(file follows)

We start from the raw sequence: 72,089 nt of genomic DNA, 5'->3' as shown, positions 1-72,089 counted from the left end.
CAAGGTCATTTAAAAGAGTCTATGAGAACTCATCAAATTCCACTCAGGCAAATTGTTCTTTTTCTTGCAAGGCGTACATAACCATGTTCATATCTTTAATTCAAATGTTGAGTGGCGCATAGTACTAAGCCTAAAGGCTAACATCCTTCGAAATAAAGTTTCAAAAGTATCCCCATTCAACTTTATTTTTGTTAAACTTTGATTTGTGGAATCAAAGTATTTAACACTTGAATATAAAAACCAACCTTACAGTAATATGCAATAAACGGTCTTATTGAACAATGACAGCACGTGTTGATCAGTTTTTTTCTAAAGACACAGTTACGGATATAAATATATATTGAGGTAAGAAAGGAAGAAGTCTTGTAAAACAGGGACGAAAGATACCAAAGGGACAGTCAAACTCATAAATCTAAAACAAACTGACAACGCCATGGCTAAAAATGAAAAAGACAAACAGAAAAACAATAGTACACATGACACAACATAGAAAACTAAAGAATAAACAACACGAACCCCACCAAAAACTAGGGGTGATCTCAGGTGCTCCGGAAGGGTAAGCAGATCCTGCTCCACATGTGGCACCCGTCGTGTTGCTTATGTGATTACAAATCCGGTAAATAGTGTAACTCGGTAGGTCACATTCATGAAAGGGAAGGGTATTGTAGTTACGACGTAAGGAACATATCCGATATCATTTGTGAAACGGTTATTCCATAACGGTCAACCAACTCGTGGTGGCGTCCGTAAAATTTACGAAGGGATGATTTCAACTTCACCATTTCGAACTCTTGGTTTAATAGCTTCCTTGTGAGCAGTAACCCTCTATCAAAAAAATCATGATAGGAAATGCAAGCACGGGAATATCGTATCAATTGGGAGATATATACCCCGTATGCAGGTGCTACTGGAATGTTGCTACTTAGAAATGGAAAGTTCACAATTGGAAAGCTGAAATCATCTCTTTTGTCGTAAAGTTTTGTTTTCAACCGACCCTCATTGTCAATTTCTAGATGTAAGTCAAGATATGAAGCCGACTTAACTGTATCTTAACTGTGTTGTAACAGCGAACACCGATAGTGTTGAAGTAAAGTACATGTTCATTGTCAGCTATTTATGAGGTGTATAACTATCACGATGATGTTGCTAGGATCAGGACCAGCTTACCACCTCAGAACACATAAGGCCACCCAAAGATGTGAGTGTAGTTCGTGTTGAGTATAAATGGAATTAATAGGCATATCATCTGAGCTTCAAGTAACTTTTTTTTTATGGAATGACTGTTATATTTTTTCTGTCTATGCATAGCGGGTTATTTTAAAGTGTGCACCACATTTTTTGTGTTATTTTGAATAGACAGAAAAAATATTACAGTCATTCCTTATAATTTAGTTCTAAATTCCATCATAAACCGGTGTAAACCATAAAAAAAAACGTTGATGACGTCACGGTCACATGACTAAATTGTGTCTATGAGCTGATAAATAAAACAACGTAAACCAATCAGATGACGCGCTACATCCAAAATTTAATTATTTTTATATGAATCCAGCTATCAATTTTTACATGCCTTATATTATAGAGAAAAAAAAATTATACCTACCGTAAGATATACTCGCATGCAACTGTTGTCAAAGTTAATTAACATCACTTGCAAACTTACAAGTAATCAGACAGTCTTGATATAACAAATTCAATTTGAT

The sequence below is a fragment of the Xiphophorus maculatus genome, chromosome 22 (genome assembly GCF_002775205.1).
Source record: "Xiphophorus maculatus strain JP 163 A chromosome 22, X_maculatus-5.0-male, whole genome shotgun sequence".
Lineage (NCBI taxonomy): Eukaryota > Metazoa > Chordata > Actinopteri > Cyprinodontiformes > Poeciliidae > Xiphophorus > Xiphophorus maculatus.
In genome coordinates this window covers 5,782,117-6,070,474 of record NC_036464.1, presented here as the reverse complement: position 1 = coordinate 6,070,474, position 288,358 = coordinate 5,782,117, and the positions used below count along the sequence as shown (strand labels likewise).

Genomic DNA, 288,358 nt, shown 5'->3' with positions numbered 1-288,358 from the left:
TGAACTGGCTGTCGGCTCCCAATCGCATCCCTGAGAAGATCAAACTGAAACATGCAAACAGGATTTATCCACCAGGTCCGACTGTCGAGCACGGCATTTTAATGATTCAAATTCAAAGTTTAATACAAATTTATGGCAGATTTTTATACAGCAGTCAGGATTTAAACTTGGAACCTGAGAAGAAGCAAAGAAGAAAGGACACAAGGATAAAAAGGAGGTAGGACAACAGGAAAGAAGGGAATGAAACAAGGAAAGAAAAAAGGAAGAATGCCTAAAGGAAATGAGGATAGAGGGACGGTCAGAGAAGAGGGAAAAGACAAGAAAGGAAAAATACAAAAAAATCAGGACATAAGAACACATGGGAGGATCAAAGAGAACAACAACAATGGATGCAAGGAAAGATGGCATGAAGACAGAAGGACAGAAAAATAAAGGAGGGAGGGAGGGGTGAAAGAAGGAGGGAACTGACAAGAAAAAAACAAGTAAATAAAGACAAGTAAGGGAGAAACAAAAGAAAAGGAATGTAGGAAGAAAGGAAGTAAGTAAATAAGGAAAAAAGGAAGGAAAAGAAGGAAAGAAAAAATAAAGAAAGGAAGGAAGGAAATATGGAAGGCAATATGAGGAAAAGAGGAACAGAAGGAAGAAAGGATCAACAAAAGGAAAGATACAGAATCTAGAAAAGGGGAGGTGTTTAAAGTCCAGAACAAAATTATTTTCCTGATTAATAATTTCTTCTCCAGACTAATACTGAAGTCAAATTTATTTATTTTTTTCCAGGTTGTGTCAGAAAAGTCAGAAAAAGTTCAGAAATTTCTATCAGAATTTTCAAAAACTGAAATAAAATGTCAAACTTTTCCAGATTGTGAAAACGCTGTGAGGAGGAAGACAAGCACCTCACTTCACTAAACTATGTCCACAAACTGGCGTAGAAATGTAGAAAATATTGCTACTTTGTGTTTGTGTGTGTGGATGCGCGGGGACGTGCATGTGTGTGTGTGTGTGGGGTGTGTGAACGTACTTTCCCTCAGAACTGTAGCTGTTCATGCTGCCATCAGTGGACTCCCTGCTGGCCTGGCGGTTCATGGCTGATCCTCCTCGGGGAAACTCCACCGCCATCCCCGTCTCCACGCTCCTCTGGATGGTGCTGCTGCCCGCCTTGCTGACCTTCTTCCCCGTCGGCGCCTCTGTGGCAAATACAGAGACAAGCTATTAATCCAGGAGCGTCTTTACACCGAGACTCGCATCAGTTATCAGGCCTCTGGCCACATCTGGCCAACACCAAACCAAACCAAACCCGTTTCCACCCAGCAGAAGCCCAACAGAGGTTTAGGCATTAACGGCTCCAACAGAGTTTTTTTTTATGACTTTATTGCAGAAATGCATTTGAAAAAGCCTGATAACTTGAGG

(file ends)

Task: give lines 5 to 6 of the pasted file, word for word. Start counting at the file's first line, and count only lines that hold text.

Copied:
Lineage (NCBI taxonomy): Eukaryota > Metazoa > Chordata > Actinopteri > Cyprinodontiformes > Poeciliidae > Xiphophorus > Xiphophorus maculatus.
In genome coordinates this window covers 5,782,117-6,070,474 of record NC_036464.1, presented here as the reverse complement: position 1 = coordinate 6,070,474, position 288,358 = coordinate 5,782,117, and the positions used below count along the sequence as shown (strand labels likewise).